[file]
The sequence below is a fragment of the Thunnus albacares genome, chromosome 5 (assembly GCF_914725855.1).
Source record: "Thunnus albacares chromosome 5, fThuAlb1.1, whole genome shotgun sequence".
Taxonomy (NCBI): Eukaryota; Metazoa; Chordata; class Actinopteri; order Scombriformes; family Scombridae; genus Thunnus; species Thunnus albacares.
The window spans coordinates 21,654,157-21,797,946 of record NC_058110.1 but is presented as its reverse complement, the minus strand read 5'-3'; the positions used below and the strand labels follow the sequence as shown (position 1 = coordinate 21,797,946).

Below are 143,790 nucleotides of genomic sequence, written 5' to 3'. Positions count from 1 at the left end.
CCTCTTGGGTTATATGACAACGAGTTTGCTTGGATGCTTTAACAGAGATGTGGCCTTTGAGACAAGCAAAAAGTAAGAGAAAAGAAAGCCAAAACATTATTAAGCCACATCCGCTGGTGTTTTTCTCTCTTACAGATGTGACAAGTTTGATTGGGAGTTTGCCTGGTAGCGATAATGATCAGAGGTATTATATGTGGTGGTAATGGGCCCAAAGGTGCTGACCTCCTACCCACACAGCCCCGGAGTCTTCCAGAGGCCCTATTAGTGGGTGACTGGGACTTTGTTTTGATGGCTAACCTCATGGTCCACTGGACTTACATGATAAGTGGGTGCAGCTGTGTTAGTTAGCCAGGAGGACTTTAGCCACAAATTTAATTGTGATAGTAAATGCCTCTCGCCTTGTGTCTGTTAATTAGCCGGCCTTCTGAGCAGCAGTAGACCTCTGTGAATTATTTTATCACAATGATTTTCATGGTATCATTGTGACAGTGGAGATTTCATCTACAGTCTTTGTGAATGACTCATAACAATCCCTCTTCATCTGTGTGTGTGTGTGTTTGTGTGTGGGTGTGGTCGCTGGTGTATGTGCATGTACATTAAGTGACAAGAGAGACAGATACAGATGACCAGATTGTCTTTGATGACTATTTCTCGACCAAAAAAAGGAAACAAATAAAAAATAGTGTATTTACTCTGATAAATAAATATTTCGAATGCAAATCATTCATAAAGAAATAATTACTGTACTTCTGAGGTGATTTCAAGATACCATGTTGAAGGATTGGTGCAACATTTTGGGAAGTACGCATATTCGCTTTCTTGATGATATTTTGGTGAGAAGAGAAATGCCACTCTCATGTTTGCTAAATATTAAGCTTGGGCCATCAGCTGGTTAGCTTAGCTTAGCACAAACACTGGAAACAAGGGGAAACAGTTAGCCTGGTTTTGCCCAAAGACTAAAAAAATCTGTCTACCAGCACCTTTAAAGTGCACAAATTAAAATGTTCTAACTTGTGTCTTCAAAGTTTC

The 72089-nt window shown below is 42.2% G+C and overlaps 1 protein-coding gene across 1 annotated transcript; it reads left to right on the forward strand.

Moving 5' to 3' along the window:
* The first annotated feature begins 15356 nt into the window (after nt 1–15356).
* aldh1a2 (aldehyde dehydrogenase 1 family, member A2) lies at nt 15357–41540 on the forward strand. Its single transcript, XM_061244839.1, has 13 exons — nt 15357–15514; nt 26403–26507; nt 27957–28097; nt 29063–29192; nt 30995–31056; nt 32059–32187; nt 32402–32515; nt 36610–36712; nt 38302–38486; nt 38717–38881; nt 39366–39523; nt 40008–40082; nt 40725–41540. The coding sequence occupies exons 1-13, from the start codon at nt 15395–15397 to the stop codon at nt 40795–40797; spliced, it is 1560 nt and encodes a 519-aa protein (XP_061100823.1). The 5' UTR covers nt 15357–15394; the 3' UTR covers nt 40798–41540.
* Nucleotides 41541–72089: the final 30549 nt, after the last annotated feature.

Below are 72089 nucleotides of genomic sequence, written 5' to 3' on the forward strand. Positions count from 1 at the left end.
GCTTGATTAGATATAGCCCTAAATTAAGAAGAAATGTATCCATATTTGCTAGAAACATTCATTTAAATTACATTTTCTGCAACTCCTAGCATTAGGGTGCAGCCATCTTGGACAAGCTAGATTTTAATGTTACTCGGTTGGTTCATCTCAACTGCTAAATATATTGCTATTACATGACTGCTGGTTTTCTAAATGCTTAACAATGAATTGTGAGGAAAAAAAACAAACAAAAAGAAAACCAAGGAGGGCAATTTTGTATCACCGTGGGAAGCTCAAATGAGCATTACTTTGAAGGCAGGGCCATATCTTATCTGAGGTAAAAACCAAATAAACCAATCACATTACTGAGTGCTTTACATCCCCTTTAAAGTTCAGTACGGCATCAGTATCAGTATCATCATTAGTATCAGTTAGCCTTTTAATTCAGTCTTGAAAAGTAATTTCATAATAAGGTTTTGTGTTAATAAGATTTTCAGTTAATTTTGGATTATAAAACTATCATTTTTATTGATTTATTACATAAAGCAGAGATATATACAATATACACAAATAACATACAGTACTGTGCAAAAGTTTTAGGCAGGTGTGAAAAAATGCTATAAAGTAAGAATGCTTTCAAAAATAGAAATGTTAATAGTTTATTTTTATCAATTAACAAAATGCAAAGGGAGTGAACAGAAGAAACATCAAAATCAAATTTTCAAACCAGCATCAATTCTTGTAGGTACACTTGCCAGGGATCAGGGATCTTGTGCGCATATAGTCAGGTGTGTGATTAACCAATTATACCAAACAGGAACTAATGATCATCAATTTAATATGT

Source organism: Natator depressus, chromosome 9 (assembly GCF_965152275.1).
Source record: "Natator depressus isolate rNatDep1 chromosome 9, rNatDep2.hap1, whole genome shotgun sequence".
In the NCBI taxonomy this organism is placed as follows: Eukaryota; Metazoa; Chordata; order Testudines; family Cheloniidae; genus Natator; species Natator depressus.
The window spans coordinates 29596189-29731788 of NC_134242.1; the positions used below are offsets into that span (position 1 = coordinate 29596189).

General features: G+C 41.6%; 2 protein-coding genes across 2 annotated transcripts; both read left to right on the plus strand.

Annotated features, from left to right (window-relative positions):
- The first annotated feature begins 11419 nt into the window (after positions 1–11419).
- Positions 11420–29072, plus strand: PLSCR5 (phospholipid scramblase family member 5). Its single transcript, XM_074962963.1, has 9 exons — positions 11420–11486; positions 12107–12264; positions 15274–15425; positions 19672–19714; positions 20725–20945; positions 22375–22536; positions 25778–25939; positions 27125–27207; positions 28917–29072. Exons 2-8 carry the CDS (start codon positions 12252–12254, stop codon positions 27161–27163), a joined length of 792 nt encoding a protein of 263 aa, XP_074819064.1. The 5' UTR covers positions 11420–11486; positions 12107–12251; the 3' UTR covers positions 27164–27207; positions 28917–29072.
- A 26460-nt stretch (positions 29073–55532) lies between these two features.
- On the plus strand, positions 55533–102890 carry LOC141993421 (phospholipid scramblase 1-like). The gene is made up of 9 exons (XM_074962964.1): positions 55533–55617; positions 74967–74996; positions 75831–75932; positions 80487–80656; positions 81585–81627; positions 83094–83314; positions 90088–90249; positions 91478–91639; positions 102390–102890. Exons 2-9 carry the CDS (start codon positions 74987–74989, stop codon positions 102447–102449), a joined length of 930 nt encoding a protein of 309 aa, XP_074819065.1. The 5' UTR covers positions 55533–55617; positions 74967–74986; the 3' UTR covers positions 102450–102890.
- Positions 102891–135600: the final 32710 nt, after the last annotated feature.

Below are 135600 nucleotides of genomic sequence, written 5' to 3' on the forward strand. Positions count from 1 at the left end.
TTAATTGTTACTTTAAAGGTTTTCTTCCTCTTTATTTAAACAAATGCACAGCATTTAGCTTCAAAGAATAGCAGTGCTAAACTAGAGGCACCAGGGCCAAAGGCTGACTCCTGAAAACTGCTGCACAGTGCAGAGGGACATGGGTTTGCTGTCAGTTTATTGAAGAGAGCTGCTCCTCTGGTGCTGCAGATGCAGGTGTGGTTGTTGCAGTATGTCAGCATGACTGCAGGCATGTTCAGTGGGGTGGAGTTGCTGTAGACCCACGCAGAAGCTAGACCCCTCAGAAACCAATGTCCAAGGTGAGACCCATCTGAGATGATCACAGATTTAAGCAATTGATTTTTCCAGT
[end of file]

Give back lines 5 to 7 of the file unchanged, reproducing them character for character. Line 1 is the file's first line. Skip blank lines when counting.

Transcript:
Below are 143,790 nucleotides of genomic sequence, written 5' to 3'. Positions count from 1 at the left end.
CCTCTTGGGTTATATGACAACGAGTTTGCTTGGATGCTTTAACAGAGATGTGGCCTTTGAGACAAGCAAAAAGTAAGAGAAAAGAAAGCCAAAACATTATTAAGCCACATCCGCTGGTGTTTTTCTCTCTTACAGATGTGACAAGTTTGATTGGGAGTTTGCCTGGTAGCGATAATGATCAGAGGTATTATATGTGGTGGTAATGGGCCCAAAGGTGCTGACCTCCTACCCACACAGCCCCGGAGTCTTCCAGAGGCCCTATTAGTGGGTGACTGGGACTTTGTTTTGATGGCTAACCTCATGGTCCACTGGACTTACATGATAAGTGGGTGCAGCTGTGTTAGTTAGCCAGGAGGACTTTAGCCACAAATTTAATTGTGATAGTAAATGCCTCTCGCCTTGTGTCTGTTAATTAGCCGGCCTTCTGAGCAGCAGTAGACCTCTGTGAATTATTTTATCACAATGATTTTCATGGTATCATTGTGACAGTGGAGATTTCATCTACAGTCTTTGTGAATGACTCATAACAATCCCTCTTCATCTGTGTGTGTGTGTGTTTGTGTGTGGGTGTGGTCGCTGGTGTATGTGCATGTACATTAAGTGACAAGAGAGACAGATACAGATGACCAGATTGTCTTTGATGACTATTTCTCGACCAAAAAAAGGAAACAAATAAAAAATAGTGTATTTACTCTGATAAATAAATATTTCGAATGCAAATCATTCATAAAGAAATAATTACTGTACTTCTGAGGTGATTTCAAGATACCATGTTGAAGGATTGGTGCAACATTTTGGGAAGTACGCATATTCGCTTTCTTGATGATATTTTGGTGAGAAGAGAAATGCCACTCTCATGTTTGCTAAATATTAAGCTTGGGCCATCAGCTGGTTAGCTTAGCTTAGCACAAACACTGGAAACAAGGGGAAACAGTTAGCCTGGTTTTGCCCAAAGACTAAAAAAATCTGTCTACCAGCACCTTTAAAGTGCACAAATTAAAATGTTCTAACTTGTGTCTTCAAAGTTTC

The 72089-nt window shown below is 42.2% G+C and overlaps 1 protein-coding gene across 1 annotated transcript; it reads left to right on the forward strand.